When I was in my early 20s and living in the Northwest Territories, I was working in a national park and we were doing a management plan. And some of the First Nations community members were expressing concerns about some aspect of the plan. I had the government response why this was the necessary way to go. And one of the elders, Big Frank was his name, who has since passed away. He finally stood up, he said: ’Young man, you need to listen, you’re talking too much, and you’re not hearing what the community saying.’ And he asked me to sit down. And then I could hear the community’s needs. And it’s a lesson that I’ve carried with me for my adult life: that our Indigenous, our elders, our communities have a lot of knowledge, they have expertise of living on the land, from the beginning of time. And as settlers as colonizers, we need to listen. And that’s where I’m really excited about the opportunities that we have, as a country to move forward. And I believe that the Liberal government is the one that can do this in the most meaningful and productive way. And that’s why I’m running for office: to be part of these types of conversations and to help us move beyond the type of relationship that we had to one that is much more functional and inclusive and respectful, that actually values consultation and will allow the voices of our Indigenous communities including the elders, who are the keepers of knowledge, to actually come into decision-making.
FVC: What happens if and when the views of First Nations or Indigenous people conflict with your party’s policies or priorities? How do you process that in evaluating those policies and ideas?
Aldag: Well, I think that that’s where we all need to learn to do business differently, particularly from the colonizers’ and settlers’ perspective. I think, if you want to get through to moving forward, moving beyond the kind of power imbalance we’ve had, it may mean that some of our party’s policies or government’s policies and positions may need to shift. And it’s only by sitting down and having those conversations and seeing where the discussion goes, will we actually know.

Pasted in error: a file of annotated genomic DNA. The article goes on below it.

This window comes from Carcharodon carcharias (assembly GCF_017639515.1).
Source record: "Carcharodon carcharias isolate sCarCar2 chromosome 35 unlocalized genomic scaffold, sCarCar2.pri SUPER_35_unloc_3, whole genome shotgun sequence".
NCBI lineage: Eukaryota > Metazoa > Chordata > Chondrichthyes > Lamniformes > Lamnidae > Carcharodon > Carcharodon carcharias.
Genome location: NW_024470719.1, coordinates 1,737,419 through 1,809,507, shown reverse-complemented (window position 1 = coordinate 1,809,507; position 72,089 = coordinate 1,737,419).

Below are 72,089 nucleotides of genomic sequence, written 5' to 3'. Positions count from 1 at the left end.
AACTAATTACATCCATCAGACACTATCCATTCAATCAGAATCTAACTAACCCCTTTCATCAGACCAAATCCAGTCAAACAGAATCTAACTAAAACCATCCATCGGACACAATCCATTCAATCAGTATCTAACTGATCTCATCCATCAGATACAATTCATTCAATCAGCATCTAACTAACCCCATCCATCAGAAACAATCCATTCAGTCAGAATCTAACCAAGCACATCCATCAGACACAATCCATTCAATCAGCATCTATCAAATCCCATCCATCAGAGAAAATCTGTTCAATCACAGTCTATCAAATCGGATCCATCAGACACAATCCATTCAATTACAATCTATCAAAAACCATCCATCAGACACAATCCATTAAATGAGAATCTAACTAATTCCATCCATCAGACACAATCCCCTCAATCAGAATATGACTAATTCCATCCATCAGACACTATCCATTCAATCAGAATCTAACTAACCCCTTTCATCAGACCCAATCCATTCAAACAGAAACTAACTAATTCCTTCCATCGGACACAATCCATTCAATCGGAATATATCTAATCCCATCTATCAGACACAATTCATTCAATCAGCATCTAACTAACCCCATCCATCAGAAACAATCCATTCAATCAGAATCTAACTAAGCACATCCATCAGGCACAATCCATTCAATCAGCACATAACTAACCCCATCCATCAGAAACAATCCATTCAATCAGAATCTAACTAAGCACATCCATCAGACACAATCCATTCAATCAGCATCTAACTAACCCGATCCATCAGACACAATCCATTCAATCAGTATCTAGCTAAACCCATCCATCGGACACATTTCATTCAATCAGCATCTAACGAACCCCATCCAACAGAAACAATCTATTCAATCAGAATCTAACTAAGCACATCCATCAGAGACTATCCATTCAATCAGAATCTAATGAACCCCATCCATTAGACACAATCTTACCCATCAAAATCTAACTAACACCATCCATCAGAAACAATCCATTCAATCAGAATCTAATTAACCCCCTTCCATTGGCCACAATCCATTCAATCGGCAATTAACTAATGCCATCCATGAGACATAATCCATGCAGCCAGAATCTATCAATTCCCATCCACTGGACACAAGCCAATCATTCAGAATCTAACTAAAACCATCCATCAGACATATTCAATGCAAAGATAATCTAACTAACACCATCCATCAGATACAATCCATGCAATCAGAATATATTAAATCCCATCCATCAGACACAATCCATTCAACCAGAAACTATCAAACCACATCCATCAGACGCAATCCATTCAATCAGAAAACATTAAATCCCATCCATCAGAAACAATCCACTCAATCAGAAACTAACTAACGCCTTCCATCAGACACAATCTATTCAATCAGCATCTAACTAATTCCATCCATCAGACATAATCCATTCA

And, and that’s why I think that, by being part of government, by being part of that voice, I can push on our government where we need to perhaps rethink some of the positions that we’ve taken historically on any number of files. And to me, that’s the only way that we’ll see the healing, the kind of reconciliation that I believe we need and that we owe to our Indigenous peoples, so that we can all move forward and in a very responsible and respectful way.
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NDP — Rajesh Jayaprakash
FVC: How did the news about the discovery of the thousands of unmarked graves at residential schools across the country affect your thinking personally about what Canada should do and how it should address its past wrongs?
Jayaprakash: Yeah, that was. It’s really a shock. It’s something that had been denied. It’s something that all of us I’m sure, maybe many of us had heard these rumours already but for a lot of people in Canada it hit like a rock. I think it’s very hard to look at their eyes and speak anything. We totally failed them. It’s very hard to look at their eyes and say anything because of the long list of empty promises. What the NDP will do is make sure churches hand over those records, help to identify more graves, if there are and there is a bunch of policies again, but I think, we can summarize it as saying that we are fully committed to implement the TRC recommendation, the 94 of them.
FVC: In your platform you say consent from this Indigenous community should be necessary to approve large infrastructure projects and for just general federal policies. But there’s discussion about the legitimacy of consultation processes, and who and how you determine that consent. So what needs to be done to put processes in place to ensure those consultation processes have legitimacy that is respected by everyone?